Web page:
Acknowledgments

The authors thank Axel Timmermann for stimulating discussions during the ENSO workshop “Exploring El Niño: Beyond the current understanding and predictability barrier” in Seoul on 12–13 September 2006. Soon-Il An, Sang-Wook Yeh, Byung-Kwon Moon, and Boris Dewitte benefited from support of the Centre National de la Recherche Scientifique (CNRS) through a Science and Technology Amicable Research (STAR) program. S.-I. An was supported from the “National Comprehensive Measures against Climate Change” program by the Ministry of Environment, Korea (Grant 1600-1637-301-210-13). Sulian Thual benefited from support of Institut de Recherche pour le Développement (IRD) and the Agence National de la Recherche (ANR) within the Peru Chile Climate Change (PCCC) project while visiting the Instituto del Mar del Peru, Callao (IMARPE).

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Fig. 1.
Fig. 1.

Temperature difference between the mean during the period 1980–97 and the mean during the period 1958–75 as a function of longitude and depth along the equator. The contour interval is 0.2°C. The mean depth of the 20°C isotherm over the two periods is also plotted (red, 1980–97; white, 1958–75).

Citation: Journal of Climate 22, 21; 10.1175/2009JCLI2764.1

Fig. 2.
Fig. 2.

Same as in Fig. 1, but for the summed-up contribution of the baroclinic modes (a) 1–10 (b) modes 1–3, (c) modes 4–10, and (d) for the contribution of the Kelvin and first meridional Rossby waves of the first three baroclinic modes.

Citation: Journal of Climate 22, 21; 10.1175/2009JCLI2764.1

Fig. 3.
Fig. 3.

Spatial pattern associated with the EOF modes (top) 1 and (middle) 2 of the 7-yr low-pass-filtered temperature along the equator for (a),(c) SODA and (b),(d) the contribution of baroclinic modes 1–3. The contour interval is 0.01°C. Shading is for anomalies smaller than −0.04°C. (bottom) The scattered plot of the second PC2 time series as a function of the PC2 time series for (e) SODA and (f) the contribution of modes 1–3. Values of the PCs for the contribution of modes 1–3 were multiplied by 1.5. The thick dashed line in (a)–(d) represents the mean thermocline depth.

Citation: Journal of Climate 22, 21; 10.1175/2009JCLI2764.1

Fig. 4.
Fig. 4.

(a) PC time series of EOF1 (red) and EOF2 (blue) modes of the 7-yr low-pass-filtered vertical temperature for SODA (solid) and LODCA (dashed). (b) Niño-3 SST index for SODA and LODCA; a 5-month running mean was applied. (c) N3VAR index for SODA and LODCA. (d) PC time series of EOF1 (red) and EOF2 (blue) modes of the 7-yr low-pass-filtered zonal wind stress anomalies for SODA and LODCA.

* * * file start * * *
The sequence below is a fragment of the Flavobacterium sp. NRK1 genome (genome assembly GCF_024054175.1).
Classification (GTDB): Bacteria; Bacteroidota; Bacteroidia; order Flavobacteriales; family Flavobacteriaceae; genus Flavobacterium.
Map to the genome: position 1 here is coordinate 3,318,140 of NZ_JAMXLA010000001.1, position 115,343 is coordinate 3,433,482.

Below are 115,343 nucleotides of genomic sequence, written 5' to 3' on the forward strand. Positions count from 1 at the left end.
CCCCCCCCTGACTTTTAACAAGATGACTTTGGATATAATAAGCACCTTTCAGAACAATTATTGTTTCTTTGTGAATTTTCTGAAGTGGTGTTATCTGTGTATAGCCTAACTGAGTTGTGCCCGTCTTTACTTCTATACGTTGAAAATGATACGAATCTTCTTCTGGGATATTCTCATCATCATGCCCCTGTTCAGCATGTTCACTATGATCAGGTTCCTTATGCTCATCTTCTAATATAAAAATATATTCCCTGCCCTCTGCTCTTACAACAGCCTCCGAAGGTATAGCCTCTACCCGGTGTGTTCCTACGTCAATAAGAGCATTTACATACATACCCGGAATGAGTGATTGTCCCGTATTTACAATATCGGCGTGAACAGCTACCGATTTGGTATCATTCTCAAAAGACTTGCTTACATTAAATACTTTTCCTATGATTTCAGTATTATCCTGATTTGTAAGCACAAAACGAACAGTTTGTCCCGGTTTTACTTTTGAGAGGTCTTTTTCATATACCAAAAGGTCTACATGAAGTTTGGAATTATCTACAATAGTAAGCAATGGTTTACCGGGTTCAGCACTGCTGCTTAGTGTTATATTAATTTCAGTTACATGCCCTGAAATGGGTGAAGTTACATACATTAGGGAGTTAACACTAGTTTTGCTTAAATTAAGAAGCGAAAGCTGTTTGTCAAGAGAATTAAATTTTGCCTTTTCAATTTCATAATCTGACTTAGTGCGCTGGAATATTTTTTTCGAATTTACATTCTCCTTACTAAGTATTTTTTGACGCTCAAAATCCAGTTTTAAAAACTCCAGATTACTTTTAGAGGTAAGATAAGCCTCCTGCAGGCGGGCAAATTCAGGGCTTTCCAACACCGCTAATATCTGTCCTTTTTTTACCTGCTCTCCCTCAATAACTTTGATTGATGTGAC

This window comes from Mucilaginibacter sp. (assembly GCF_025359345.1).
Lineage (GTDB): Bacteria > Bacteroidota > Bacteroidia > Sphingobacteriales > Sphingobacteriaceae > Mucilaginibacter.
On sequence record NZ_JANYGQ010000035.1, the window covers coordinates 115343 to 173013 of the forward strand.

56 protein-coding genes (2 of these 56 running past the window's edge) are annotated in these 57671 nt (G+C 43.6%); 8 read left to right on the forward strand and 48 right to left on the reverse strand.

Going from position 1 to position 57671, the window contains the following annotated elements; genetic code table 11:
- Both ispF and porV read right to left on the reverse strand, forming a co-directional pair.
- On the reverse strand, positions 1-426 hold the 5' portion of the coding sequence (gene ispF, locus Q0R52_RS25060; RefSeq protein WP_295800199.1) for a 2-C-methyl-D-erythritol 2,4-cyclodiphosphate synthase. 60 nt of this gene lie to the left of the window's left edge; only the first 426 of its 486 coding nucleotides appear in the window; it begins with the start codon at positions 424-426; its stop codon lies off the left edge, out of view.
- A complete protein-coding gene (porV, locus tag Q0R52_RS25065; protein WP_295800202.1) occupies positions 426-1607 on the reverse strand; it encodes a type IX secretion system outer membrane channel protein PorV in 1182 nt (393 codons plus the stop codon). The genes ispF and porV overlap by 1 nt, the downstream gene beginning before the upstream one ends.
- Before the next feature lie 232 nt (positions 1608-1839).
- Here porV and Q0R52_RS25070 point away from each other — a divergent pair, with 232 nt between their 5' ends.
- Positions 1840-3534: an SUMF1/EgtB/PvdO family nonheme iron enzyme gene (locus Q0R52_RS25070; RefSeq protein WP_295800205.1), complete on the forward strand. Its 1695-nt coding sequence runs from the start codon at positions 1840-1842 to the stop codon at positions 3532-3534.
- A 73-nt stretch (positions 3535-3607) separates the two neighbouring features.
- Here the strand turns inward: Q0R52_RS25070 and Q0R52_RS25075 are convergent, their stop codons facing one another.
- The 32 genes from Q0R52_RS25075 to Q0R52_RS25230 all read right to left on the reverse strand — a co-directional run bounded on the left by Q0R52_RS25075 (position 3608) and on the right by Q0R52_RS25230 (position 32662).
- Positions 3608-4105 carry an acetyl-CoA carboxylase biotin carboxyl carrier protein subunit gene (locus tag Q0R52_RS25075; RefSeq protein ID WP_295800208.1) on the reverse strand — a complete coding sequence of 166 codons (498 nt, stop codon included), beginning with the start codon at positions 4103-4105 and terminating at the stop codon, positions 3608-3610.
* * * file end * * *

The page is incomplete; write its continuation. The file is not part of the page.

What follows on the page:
Citation: Journal of Climate 22, 21; 10.1175/2009JCLI2764.1

Fig. 5.
Fig. 5.

Same as in Fig. 3, but for the interannual variability [i.e., data were previously bandpass filtered for frequencies between 2 and 7 (yr)−1]. The thick dashed line represents the mean thermocline depth.

Citation: Journal of Climate 22, 21; 10.1175/2009JCLI2764.1

Fig. 6.
Fig. 6.

Weighted skewness of temperature as a function of depth along the equator for (a) SODA and (b) for contribution of modes 1–3. The weighted skewness is defined as m3/m2, where ; xi is the ith observations, x the mean, and N the number of observations. Units are in °C. The mean 20°C isotherm depth is shown in red. The white contour (labeled A) in (a) represents the contour of −1.°C skewness of (b).

Citation: Journal of Climate 22, 21; 10.1175/2009JCLI2764.1

Fig. 7.
Fig. 7.

Results of the linear model experiments: (a),(b) Skewness of baroclinic temperature and (c)–(f) EOF1 and EOF2 (spatial pattern) of its low-frequency component (A 7-yr low-pass filter is applied on ) along the equator and as a function of depth; (left) LODCA-CR and (right) LODCA-Roff (see text). Units are in °C for skewness. The PC time series associated with the EOF1 and EOF2 for LODCA-CR are displayed in Fig. 4a (dashed lines).

Citation: Journal of Climate 22, 21; 10.1175/2009JCLI2764.1

Fig. 8.
Fig. 8.

EOF1 and EOF2 of the decadal zonal wind stress anomalies for (top) SODA and (bottom) LODCA. Associated time series are displayed in Fig. 4d. EOF2 for LODCA was multiplied by 2 to ease the comparison.

Citation: Journal of Climate 22, 21; 10.1175/2009JCLI2764.1

Table 1.

Percentage of variance in the Niño-4z region (150°E–150°W; 100–150 m) explained by ∑Tm.

Table 1.
Table 2.

Maximum lag correlation between the time series of EOF1 and EOF2 of decadal temperature for SODA and classical indices of ENSO variability. Parentheses indicate lags in months. Positive lags correspond to the EOF mode leading the index. Correlation values above 0.64 are significant at the 95% confidence level.

Table 2.